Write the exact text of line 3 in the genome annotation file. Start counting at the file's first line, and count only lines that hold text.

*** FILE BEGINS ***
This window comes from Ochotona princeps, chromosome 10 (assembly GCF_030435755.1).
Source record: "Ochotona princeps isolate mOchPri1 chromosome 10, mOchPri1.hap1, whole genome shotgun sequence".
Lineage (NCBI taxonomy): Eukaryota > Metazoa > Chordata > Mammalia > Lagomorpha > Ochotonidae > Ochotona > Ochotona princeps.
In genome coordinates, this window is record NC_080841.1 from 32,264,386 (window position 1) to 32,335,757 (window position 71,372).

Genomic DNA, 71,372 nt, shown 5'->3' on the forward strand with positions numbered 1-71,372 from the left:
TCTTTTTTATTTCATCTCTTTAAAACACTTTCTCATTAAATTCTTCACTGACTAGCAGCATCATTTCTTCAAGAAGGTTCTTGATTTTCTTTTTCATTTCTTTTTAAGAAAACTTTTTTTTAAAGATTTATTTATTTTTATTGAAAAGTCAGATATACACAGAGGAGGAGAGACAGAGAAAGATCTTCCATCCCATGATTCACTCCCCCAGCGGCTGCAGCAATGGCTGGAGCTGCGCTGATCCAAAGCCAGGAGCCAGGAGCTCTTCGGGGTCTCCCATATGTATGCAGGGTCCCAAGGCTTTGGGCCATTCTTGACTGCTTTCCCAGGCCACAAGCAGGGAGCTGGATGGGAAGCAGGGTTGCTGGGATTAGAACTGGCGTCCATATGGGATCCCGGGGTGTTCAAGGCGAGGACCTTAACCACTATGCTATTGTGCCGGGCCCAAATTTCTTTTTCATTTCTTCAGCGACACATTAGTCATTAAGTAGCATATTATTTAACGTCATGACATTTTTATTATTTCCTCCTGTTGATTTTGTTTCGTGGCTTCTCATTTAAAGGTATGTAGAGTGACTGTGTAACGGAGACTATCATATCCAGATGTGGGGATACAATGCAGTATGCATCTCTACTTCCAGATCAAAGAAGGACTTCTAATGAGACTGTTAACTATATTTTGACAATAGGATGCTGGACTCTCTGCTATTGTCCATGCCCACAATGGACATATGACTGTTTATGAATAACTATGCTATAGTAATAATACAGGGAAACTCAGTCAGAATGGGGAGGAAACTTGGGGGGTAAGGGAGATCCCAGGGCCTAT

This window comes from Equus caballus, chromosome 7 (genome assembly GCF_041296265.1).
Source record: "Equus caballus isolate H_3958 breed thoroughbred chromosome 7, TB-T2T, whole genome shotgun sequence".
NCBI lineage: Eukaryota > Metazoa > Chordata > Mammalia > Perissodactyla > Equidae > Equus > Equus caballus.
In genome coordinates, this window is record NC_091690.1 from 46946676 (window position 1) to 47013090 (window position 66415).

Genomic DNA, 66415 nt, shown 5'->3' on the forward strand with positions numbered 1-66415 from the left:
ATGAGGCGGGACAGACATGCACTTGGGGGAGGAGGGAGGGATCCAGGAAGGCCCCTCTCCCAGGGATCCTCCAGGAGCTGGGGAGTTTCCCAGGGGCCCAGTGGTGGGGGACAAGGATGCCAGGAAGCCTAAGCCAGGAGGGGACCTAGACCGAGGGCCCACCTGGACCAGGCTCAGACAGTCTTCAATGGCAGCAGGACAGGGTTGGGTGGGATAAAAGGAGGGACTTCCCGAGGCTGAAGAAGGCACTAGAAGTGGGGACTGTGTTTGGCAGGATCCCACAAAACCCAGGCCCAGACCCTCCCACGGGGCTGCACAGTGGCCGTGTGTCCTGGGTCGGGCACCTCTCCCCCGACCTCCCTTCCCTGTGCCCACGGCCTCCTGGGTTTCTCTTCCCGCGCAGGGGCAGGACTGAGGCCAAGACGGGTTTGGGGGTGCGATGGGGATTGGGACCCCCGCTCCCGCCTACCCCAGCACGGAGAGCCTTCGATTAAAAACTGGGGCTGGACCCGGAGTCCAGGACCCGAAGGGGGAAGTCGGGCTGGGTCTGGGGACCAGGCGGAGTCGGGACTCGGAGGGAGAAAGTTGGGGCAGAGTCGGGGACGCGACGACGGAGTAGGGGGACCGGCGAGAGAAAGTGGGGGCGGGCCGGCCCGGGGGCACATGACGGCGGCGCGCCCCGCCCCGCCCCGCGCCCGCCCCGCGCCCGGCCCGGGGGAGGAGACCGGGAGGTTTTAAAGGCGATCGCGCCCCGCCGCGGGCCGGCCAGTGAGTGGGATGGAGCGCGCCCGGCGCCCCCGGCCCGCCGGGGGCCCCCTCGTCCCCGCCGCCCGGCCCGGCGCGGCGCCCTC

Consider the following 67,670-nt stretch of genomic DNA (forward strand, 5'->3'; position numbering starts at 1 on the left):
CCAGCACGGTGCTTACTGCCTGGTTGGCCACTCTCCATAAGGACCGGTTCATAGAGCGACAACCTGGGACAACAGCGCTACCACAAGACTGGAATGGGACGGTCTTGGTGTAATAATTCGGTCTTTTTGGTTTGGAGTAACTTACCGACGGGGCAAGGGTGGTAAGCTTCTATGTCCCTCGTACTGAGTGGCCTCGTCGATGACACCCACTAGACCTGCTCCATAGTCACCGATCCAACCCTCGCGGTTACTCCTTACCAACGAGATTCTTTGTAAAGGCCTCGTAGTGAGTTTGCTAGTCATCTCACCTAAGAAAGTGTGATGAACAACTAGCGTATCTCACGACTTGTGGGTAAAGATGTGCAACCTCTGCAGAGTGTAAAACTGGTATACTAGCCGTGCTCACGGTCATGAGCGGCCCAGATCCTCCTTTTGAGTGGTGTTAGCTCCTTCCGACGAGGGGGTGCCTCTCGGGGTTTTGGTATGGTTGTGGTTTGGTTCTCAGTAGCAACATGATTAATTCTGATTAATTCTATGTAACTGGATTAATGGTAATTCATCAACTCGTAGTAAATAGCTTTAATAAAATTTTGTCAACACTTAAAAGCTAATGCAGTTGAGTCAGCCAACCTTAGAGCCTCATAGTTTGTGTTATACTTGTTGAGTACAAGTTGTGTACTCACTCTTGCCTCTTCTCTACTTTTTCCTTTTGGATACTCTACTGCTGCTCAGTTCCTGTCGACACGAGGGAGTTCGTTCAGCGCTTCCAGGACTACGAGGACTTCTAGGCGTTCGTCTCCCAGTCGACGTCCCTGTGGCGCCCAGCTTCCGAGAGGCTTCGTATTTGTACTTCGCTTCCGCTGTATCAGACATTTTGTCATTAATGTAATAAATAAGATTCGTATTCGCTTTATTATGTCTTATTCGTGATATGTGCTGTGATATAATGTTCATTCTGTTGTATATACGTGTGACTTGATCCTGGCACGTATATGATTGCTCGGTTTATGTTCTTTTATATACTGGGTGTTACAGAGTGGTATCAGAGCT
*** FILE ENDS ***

Lineage (NCBI taxonomy): Eukaryota > Metazoa > Chordata > Mammalia > Lagomorpha > Ochotonidae > Ochotona > Ochotona princeps.